My hope is others will catch the spirit of molagan and share their ideas,  via the power of instagram.

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In July Sprout and I go plastic-free along with the rest (?) of the nation and set up #rubbishdogdays.  An absence of plastic soap containers in the house is not enough.  We try to clear the local shore of beach plastic on our daily walks with four-legged companions and Mr Cheese.   A bag a day keeps the plastic away……….if only.

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Setting up a small business is tough ( and maybe even tougher out here?) but I hope freedom and with it, creativity to make other felt, drawing and textile work will return. I find negotiating e commerce platforms mind be-fuddling, so please bear with me while I set up sales on line.   I’ve passed through the EU Cosmetics Regulations Portal, while labelling and eco-packaging design challenges lie ahead and vitally I’m trying to make a living part-time gardening and growing.   Land and felt will come together one day!IMG_2843

Fortunately Uist is the land of the midnight sun when there is much to do: washing and drying new fleeces on the croft, re-acquaintance with my fly rod and close friends, collecting dye plants on the moor, swimming wild and falling in love with the island again. This part at least is not difficult. Roll on molagan.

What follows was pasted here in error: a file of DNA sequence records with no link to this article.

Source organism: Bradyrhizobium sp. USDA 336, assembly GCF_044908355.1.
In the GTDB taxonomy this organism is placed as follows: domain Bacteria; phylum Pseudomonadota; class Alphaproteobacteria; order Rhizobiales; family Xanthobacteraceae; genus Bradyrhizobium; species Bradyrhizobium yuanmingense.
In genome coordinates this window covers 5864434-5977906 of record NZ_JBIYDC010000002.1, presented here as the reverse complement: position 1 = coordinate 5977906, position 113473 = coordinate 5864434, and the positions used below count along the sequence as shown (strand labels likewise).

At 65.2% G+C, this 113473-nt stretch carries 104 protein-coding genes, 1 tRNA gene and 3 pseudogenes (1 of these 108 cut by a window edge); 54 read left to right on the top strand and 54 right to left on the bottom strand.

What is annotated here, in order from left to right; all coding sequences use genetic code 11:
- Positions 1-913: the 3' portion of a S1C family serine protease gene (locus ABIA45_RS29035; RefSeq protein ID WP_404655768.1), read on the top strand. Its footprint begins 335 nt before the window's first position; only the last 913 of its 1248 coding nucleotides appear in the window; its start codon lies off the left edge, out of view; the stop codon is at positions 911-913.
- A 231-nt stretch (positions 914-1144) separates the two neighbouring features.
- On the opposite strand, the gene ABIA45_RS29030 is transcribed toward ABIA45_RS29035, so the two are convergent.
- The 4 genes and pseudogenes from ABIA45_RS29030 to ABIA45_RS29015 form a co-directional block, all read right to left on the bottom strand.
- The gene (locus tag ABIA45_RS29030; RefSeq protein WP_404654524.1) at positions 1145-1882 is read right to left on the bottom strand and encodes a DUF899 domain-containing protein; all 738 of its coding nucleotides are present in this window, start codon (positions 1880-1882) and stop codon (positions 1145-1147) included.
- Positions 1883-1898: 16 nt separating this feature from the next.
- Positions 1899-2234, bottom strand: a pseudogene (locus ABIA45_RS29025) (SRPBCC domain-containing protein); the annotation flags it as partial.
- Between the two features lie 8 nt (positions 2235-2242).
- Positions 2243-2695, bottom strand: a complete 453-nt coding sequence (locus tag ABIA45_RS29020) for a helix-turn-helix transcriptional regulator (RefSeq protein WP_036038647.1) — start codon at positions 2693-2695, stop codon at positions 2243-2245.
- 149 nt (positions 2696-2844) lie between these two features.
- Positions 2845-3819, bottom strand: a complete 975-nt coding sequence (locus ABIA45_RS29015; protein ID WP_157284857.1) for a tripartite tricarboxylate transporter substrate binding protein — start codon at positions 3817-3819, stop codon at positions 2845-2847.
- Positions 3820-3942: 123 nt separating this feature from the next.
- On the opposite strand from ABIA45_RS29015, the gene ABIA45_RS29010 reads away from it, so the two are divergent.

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Dutch Days ( or Clog Blog)

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I’m now more than half way through my internship with Claudy Jongstra and Farm of the World.  I am in a new place. Perspective is a great thing.

I didn’t expect to be spending so much time in the garden at Huins but I’m really happy there. I think this is my natural habitat.  Claudia has introduced us to the biodynamic agricultural lectures by Rudolph Steiner and while burning slugs and spreading their ashes might previously have seemed bonkers, I am prepared to be open-minded and embrace this new philosophy.